“In Kibera, if you are caught stealing, they will put a tire on you, pour kerosene on the tire and then burn you alive,” Odede said. “I’ve seen that happen many times. I’m used to it.”
…“In the slum, even if you are a bright kid in high school, there is no way out,” he said. “You will be doing unskilled jobs from day to day for the rest of your life. That is what most of my friends are doing, and that is what my brothers want to do. There is no hope of a better life.”
In large part, Odede became enamored with the words of Black Nationalist Marcus Garvey, who argued that those of African ancestry should reclaim Africa from its European colonizers, a goal that could be worked toward, Garvey said, through an attitude of self-reliance.
“I was inferior because of poverty,” Odede said. “Garvey used to talk about how all people are equal and that changed my life.”
Read the first part of his amazing story in the Argus: From carrying rocks to carrying books: one student’s journey
By now you’ve all probably settled into some kind of summer routine (and here’s to the hope that said routine is every bit as productive/ rewarding/ debauched as you intend it to be).
But here is yet another flashback from MSNBC’s Nightly News to the graduation season of late May. This video montage dedicated to the class of 2008 shows bits from the commencement ceremonies of various schools around the country, but clearly most notable is the clip of Wesleyan’s Taiko drummers and Barack Obama’s address at 1:17:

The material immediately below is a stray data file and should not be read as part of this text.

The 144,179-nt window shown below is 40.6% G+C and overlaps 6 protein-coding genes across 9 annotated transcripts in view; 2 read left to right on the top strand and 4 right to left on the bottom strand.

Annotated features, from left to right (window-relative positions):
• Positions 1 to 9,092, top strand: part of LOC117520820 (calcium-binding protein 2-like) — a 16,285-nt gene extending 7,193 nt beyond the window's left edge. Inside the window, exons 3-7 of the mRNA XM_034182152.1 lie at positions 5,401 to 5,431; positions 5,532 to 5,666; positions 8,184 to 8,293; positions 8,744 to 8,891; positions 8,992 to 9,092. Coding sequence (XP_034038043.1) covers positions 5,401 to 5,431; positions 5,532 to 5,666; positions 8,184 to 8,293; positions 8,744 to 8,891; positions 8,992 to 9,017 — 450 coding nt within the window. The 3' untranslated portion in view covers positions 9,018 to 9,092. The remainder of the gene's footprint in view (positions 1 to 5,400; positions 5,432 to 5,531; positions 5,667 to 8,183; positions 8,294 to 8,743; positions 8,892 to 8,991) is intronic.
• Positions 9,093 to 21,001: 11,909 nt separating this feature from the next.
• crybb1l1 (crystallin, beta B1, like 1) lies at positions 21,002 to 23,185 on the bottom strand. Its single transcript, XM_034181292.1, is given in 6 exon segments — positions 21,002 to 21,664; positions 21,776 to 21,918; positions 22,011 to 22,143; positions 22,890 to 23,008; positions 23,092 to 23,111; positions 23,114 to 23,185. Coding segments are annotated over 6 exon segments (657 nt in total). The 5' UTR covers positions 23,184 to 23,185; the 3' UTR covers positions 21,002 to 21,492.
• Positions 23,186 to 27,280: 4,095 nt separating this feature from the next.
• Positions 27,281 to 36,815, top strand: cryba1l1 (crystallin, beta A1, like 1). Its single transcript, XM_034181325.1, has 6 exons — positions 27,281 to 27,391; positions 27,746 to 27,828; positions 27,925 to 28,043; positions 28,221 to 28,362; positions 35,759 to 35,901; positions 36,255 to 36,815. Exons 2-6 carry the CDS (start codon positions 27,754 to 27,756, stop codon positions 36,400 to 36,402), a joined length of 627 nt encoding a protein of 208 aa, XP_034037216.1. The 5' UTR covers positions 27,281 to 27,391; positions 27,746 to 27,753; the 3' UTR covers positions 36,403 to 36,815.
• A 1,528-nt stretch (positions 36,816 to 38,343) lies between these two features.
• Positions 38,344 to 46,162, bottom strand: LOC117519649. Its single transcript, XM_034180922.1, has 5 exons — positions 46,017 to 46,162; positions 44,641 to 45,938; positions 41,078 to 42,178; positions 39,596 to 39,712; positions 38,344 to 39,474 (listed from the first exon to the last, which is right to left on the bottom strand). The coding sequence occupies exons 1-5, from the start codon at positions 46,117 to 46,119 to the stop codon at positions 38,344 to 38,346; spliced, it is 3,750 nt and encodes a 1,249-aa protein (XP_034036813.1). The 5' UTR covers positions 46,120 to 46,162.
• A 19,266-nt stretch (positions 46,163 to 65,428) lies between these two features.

Other commencement speakers featured in the segment (full addresses of several can be browsed on the site) are such luminaries as Al Gore at Carnegie Mellon, J.K. Rowling at Harvard, Angela Lansbury at UMiami… and George W. Bush at the U.S. Air Force Academy.
MSNBC.com: To The Class of 2008…
Mufaro Dube ’08 is profiled in the Hartford Courant, for his story “of triumph over circumstance” which brought him from the economic turmoil of President Robert Mugabe’s dictatorial regime in Zimbabwe to graduating from Wesleyan University, against great odds. Dube majored in Math and Economics, is headed to a job on Wall Street, and has some interesting perspective on our political whining:
He is a thrilled Barack Obama is delivering today’s commencement address; Dube can parse the debate performance of the presumed Democratic nominee for president as enthusiastically as he can talk about the finer points of stocks and hybrid bonds. He sees some irony in Americans who complain their political process is broken. For his entire 22 years, Dube’s country has known one president: Mugabe.
Hartford Courant: Out of Zimbabwe: Bet on Ambition Pays
Here are four songs to get you through the next week. I have been listening to these every morning to get pumped. And man, I am so PUMPED!! It’s so EXTREME!!! I’m so fucking ENERGIZED that it’s 5:30am and I am watching my friend play Final Fantasy XII!!!!
I’m not even going to tell you their names. It’s a guessing game. You like games, yes? Especially ludicrously easy ones? Unlike your life right now? Fine, okay, the song titles are in the file names, I don’t even care.
Man, fuck finals.